Clerk's final working day spent in hospital after four decades at the scales
Longtime clerk of the scales Charles Stebbing on Saturday spent what was supposed to be his final day in the job on a hospital bed but full of happy memories after completing more than four decades weighing jockeys.
Stebbing was forced to leave York early on Friday and finished the day in Leeds General Hospital due to the recurrence of complaints linked to a hand operation he received last year.
The goodbyes were therefore done at a distance, with Stebbing bowing out 41 years after he first took on the role of clerk of the scales.
"I'm 65 next April and have decided it's time to draw stumps," said Stebbing.
"I was first licensed as a clerk of the scales in 1977 at Plumpton on Easter Saturday. There used to be 16 meetings that day and they were short at the scales. I had three days of training and then off I went.
"I've had a marvellous time in the job. I followed AP's career, which was a highlight, and I weighed Lester Piggott, Peter Scudamore and all the greats."
Reflecting on some of the job's demands, Stebbing said: "Whilst it is the jockey's responsibility to weigh in, they do sometimes forget – and someone almost did at York on Wednesday.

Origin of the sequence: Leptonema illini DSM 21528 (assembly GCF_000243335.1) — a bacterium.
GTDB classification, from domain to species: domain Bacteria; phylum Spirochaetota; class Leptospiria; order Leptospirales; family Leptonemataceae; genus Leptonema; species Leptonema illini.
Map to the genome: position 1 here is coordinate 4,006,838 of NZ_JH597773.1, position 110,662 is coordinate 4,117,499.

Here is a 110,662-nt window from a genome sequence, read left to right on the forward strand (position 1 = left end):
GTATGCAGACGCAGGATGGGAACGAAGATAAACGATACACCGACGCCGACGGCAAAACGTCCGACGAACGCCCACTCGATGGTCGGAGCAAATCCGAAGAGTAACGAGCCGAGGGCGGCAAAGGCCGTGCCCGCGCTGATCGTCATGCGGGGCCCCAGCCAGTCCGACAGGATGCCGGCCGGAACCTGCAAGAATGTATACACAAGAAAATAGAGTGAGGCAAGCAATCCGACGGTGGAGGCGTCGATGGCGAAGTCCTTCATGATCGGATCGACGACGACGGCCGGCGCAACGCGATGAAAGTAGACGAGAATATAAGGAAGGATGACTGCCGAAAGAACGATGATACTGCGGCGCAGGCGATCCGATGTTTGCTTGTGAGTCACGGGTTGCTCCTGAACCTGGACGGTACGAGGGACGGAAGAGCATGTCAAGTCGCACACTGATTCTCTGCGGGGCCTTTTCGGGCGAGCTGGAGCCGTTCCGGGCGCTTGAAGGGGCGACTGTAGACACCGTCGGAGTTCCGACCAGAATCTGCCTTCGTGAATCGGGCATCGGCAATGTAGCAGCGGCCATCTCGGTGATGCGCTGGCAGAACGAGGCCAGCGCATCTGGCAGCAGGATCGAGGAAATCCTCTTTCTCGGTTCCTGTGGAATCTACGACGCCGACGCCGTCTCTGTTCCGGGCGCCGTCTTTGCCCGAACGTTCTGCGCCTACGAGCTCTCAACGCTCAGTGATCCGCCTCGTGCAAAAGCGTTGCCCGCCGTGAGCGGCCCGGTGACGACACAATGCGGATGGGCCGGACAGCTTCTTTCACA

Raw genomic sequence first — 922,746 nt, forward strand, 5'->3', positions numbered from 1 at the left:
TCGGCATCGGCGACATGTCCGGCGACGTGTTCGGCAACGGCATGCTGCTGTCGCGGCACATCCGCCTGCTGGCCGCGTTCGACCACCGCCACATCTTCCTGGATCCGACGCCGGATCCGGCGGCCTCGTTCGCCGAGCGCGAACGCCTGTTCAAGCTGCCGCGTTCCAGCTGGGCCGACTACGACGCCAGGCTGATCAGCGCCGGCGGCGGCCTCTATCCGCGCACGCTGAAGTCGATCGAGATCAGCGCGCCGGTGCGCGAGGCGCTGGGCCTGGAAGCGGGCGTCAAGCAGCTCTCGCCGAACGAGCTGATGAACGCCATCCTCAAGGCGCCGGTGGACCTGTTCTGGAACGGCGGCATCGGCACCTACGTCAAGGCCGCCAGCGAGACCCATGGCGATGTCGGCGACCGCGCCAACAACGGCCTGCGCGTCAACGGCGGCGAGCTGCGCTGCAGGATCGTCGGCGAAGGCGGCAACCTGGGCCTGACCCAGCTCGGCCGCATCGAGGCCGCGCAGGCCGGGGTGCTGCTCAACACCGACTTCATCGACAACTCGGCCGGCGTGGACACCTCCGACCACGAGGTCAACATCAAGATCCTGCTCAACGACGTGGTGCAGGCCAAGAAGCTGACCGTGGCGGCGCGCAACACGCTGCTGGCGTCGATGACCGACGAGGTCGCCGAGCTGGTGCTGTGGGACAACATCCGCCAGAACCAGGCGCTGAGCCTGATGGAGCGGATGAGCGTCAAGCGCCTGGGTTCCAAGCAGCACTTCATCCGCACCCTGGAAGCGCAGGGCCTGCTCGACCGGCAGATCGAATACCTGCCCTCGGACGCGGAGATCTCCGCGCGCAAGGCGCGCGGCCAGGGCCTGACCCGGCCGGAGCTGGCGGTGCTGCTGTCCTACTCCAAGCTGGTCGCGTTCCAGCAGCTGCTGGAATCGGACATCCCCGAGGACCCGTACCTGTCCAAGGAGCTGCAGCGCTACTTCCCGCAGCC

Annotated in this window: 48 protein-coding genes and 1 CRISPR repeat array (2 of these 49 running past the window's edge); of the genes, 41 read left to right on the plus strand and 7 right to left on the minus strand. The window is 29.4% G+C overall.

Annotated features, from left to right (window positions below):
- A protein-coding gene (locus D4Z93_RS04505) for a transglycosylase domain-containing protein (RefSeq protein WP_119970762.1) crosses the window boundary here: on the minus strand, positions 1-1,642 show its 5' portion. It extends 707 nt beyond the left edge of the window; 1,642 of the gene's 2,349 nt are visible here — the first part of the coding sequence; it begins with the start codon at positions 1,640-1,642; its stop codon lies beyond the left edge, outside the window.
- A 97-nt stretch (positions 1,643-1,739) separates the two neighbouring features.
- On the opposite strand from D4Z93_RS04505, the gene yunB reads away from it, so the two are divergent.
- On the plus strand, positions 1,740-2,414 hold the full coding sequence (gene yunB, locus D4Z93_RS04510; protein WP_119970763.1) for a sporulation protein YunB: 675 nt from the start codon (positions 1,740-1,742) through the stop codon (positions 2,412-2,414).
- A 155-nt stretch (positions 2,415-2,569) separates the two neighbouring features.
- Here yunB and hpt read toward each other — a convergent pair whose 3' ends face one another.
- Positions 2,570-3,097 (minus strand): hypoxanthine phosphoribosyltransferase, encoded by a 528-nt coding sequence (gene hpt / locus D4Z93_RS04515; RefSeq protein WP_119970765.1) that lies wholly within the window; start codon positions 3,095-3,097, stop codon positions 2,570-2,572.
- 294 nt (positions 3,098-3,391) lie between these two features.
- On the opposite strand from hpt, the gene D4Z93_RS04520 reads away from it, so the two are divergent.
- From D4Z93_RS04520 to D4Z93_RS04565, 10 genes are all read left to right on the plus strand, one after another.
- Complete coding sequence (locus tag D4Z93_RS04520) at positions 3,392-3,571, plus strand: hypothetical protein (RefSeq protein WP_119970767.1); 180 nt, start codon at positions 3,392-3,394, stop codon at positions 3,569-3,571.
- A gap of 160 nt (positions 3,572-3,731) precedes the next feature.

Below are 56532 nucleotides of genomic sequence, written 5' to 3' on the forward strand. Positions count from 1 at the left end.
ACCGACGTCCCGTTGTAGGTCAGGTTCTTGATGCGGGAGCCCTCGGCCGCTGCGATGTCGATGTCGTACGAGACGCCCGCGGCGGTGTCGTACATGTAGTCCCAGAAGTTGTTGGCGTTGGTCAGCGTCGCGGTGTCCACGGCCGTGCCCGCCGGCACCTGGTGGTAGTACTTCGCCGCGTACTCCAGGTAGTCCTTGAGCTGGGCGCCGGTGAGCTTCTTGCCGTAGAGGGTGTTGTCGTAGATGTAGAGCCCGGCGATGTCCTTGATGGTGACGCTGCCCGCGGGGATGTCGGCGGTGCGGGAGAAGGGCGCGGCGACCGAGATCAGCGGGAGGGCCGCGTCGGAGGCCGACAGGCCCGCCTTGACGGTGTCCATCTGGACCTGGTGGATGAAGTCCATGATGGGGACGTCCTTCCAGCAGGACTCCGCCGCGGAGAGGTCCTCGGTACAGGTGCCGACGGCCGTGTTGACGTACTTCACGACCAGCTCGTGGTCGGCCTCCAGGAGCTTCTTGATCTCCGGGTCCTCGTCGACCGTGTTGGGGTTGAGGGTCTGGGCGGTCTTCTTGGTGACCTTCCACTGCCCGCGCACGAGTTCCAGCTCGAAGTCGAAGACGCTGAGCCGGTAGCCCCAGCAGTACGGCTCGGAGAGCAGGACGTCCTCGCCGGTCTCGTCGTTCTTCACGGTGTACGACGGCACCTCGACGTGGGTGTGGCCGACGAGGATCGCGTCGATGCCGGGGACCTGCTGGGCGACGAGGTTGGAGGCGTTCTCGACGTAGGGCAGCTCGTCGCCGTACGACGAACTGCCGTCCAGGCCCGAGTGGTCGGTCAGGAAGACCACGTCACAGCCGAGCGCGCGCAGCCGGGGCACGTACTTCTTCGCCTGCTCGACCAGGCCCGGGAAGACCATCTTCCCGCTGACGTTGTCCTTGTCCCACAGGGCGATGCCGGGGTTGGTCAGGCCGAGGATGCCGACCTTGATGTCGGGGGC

"He went straight past the scales and was on his way back to the changing room when we shouted his name. Jockeys have so much on their minds that it's easily done. All of us have stopped them from passing the threshold and being disqualified.
"There will also always be jockeys who struggle to do the weight, especially with them now being slightly bigger, so we have to make sure the boots they weigh out in are the ones they intend to ride in. That's part of the job as well."
Stebbing added: "I certainly will miss the camaraderie of the weighing room. It's the centre of the entire operation and in this job you deal with everyone. I'll probably miss being centre of attention as well!"
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